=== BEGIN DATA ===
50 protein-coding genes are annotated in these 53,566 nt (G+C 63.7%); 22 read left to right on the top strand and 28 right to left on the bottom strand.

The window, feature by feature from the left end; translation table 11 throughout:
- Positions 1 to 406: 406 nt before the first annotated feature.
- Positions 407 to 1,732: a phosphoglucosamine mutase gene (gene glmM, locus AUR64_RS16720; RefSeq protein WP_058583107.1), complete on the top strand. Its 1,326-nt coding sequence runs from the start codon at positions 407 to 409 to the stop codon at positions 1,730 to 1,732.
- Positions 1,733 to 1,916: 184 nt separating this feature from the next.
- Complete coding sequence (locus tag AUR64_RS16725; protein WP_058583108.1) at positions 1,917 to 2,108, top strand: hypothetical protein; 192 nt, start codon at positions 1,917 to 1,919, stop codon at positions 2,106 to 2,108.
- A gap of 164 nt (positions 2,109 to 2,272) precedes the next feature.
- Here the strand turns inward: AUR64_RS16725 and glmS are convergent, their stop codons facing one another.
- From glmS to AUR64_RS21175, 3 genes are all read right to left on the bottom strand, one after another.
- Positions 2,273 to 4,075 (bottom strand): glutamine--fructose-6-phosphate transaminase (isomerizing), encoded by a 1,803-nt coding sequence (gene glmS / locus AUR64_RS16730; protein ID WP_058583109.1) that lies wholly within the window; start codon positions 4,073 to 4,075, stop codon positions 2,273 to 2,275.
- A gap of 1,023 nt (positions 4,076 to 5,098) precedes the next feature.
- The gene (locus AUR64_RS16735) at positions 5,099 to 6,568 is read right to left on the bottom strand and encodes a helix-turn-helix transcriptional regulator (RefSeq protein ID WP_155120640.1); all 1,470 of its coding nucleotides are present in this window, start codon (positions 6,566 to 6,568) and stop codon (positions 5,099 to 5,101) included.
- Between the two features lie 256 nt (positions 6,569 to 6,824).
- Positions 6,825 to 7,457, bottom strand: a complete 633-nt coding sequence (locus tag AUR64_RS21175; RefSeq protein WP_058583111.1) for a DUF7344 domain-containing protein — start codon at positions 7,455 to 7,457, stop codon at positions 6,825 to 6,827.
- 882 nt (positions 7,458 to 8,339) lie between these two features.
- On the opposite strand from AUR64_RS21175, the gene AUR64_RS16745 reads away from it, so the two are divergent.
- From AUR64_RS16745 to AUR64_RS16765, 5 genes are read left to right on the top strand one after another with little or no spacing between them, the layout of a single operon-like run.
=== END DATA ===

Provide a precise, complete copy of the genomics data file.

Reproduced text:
50 protein-coding genes are annotated in these 53,566 nt (G+C 63.7%); 22 read left to right on the top strand and 28 right to left on the bottom strand.

The window, feature by feature from the left end; translation table 11 throughout:
- Positions 1 to 406: 406 nt before the first annotated feature.
- Positions 407 to 1,732: a phosphoglucosamine mutase gene (gene glmM, locus AUR64_RS16720; RefSeq protein WP_058583107.1), complete on the top strand. Its 1,326-nt coding sequence runs from the start codon at positions 407 to 409 to the stop codon at positions 1,730 to 1,732.
- Positions 1,733 to 1,916: 184 nt separating this feature from the next.
- Complete coding sequence (locus tag AUR64_RS16725; protein WP_058583108.1) at positions 1,917 to 2,108, top strand: hypothetical protein; 192 nt, start codon at positions 1,917 to 1,919, stop codon at positions 2,106 to 2,108.
- A gap of 164 nt (positions 2,109 to 2,272) precedes the next feature.
- Here the strand turns inward: AUR64_RS16725 and glmS are convergent, their stop codons facing one another.
- From glmS to AUR64_RS21175, 3 genes are all read right to left on the bottom strand, one after another.
- Positions 2,273 to 4,075 (bottom strand): glutamine--fructose-6-phosphate transaminase (isomerizing), encoded by a 1,803-nt coding sequence (gene glmS / locus AUR64_RS16730; protein ID WP_058583109.1) that lies wholly within the window; start codon positions 4,073 to 4,075, stop codon positions 2,273 to 2,275.
- A gap of 1,023 nt (positions 4,076 to 5,098) precedes the next feature.
- The gene (locus AUR64_RS16735) at positions 5,099 to 6,568 is read right to left on the bottom strand and encodes a helix-turn-helix transcriptional regulator (RefSeq protein ID WP_155120640.1); all 1,470 of its coding nucleotides are present in this window, start codon (positions 6,566 to 6,568) and stop codon (positions 5,099 to 5,101) included.
- Between the two features lie 256 nt (positions 6,569 to 6,824).
- Positions 6,825 to 7,457, bottom strand: a complete 633-nt coding sequence (locus tag AUR64_RS21175; RefSeq protein WP_058583111.1) for a DUF7344 domain-containing protein — start codon at positions 7,455 to 7,457, stop codon at positions 6,825 to 6,827.
- 882 nt (positions 7,458 to 8,339) lie between these two features.
- On the opposite strand from AUR64_RS21175, the gene AUR64_RS16745 reads away from it, so the two are divergent.
- From AUR64_RS16745 to AUR64_RS16765, 5 genes are read left to right on the top strand one after another with little or no spacing between them, the layout of a single operon-like run.